While Meta’s gloves are still in the prototype stage, some Indian firms are already selling haptic gloves with similar technologies.

Haptic gloves allow users to touch and feel in VR

NEW DELHI : Last November, Meta’s (formerly Facebook) Reality Labs unveiled a pair of haptic gloves that can help a computer program accurately understand and display a wearer’s hand gestures. The gloves can also simulate complex sensations such as pressure, texture and vibration.

The idea behind the gloves was to make virtual objects feel real in the wearer’s hands and to add touch to virtual reality (VR) simulations. Meta’s gloves, which are in the prototype stage, use sensors to read signals that the human brain sends to our hands via neurons, and relay the same to a computer.

But while Meta’s gloves are still in the prototype stage, Indian companies such as AjnaLens and Simulanis are already selling haptic gloves with similar technologies to customers.

According to industry executives, major companies that use VR to train employees to handle complicated equipment in mining, manufacturing and automotive industries have started using such gloves or are planning to use such gloves to enhance the learning experience. .

For example, Hindustan Zinc Ltd (HZL), a unit of Vedanta Ltd, started using haptic gloves called AjnaSparsh developed by Mumbai-based VR company AjnaLens to simulate mining rigs and prepare miners for them.

Abhishek Tomar, co-founder and chief technology officer at AjnaLens, explained that Vedanta uses large machines called mining rigs in its mines. These rigs have 12 types of gears and levers and drivers need to be properly trained to use them accurately.

Adding the gloves makes the experience “phygital” rather than a purely digital experience. Interns can now push, pull or twist levers in the virtual world, creating muscle memory in the process.

“The fact that they learn to deal with real challenges in the digital space makes the training both safe and cost-effective,” a Vedanta spokesperson said in a statement.

Vedanta is not alone in looking at such experiences. Tomar said Tata Motors will also use haptic gloves for driving and other simulators.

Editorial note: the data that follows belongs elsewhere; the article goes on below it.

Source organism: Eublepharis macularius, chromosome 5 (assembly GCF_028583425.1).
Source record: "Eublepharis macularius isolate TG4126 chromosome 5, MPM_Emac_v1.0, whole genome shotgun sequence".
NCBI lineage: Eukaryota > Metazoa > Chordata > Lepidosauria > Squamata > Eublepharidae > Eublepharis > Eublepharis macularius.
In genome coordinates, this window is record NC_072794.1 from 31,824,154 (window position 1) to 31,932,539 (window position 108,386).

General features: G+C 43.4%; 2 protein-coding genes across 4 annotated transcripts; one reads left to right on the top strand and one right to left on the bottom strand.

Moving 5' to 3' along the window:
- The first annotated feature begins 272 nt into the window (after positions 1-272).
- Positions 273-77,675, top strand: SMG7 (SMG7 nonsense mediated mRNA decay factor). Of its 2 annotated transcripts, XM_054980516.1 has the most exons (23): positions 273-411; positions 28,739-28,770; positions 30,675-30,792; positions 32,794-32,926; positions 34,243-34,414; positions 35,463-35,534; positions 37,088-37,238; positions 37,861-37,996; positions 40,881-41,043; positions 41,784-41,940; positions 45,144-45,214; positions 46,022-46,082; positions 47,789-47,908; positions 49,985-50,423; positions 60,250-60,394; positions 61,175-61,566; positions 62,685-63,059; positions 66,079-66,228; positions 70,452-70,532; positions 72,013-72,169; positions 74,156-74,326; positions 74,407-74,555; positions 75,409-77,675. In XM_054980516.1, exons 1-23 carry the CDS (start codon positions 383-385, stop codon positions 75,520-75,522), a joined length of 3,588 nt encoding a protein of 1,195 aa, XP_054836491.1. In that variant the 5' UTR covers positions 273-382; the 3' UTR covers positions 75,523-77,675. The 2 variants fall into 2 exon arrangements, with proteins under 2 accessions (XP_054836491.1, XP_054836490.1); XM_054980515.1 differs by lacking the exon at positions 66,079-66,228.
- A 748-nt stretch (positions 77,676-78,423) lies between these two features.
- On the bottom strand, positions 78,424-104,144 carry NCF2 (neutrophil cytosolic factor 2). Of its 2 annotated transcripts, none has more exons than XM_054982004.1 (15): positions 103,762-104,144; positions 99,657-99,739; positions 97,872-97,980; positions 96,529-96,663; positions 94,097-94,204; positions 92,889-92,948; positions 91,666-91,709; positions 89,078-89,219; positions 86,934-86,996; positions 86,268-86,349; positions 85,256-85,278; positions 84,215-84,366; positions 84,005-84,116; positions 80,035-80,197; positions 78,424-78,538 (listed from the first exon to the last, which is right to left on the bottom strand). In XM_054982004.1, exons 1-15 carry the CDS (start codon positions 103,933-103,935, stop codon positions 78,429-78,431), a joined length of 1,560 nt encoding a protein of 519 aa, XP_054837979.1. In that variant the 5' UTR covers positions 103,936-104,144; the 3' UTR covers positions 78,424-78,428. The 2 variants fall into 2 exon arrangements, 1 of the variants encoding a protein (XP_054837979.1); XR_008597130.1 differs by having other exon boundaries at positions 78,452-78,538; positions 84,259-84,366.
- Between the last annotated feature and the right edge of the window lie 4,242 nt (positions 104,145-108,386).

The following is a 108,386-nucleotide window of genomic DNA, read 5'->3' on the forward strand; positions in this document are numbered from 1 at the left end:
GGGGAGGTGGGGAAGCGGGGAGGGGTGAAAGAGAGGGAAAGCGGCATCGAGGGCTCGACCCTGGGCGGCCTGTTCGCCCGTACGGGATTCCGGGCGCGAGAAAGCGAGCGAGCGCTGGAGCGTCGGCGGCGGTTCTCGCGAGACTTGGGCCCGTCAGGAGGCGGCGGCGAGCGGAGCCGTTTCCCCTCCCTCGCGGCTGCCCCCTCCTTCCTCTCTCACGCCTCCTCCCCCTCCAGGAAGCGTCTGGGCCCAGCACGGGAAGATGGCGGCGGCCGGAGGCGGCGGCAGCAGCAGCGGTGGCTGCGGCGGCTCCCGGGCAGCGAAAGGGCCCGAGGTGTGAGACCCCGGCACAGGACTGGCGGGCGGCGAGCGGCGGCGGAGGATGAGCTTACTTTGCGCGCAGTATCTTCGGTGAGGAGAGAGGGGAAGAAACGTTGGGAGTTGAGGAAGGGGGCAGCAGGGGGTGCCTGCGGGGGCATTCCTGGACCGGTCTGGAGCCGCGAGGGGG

Noida-based VR, AR startup Simulanis is supplying exoskeleton VR gloves called Reflexis to companies like HPCL and Mahindra. Developed last year, Simulanis gloves are used by the two companies for training, operations, repair and maintenance in refineries, pipelines, retail and operations distribution engineering. “The gloves have generated a lot of interest from many of our existing customers, especially those from the manufacturing sector, such as the automotive, oil and gas, pharmaceuticals and FMCG,” said Raman Talwar, CEO and Founding Director of Simulanis. The health care and skills sector is also producing some demand, he said.

Talwar said such gloves allow for motion tracking of the user’s entire hand and how it moves, including the fingers. The haptic feedback, in turn, provides the user with a more “realistic and engaging” experience, he said.

In addition to businesses, educational institutions are expected to use such gloves for training and proficiency.

Tomar of AjnaLens said the company plans to make its gloves available to technical institutes. He estimated that about 50,000 students from various technical institutes in India will receive the gloves this year.

The company has made its haptic gloves part of a full lineup of offerings under its AjnaXR Station. It includes a VR software platform, VR headset and gloves. Simulanis, on the other hand, offers its gloves as a standalone offering. They can be purchased for Rs. 75,000 to Rs.100,000 and used with VR platforms such as HTC’s Vive, Meta’s Oculus headsets and Microsoft’s Windows.

Tomar said the adoption of haptic gloves is just the beginning and will lead to the demand and development of more such accessories. “Gloves only give feedback for the hand. When people realize the potential of the technology and want more immersive VR experiences, more accessories come into the picture,” he added.

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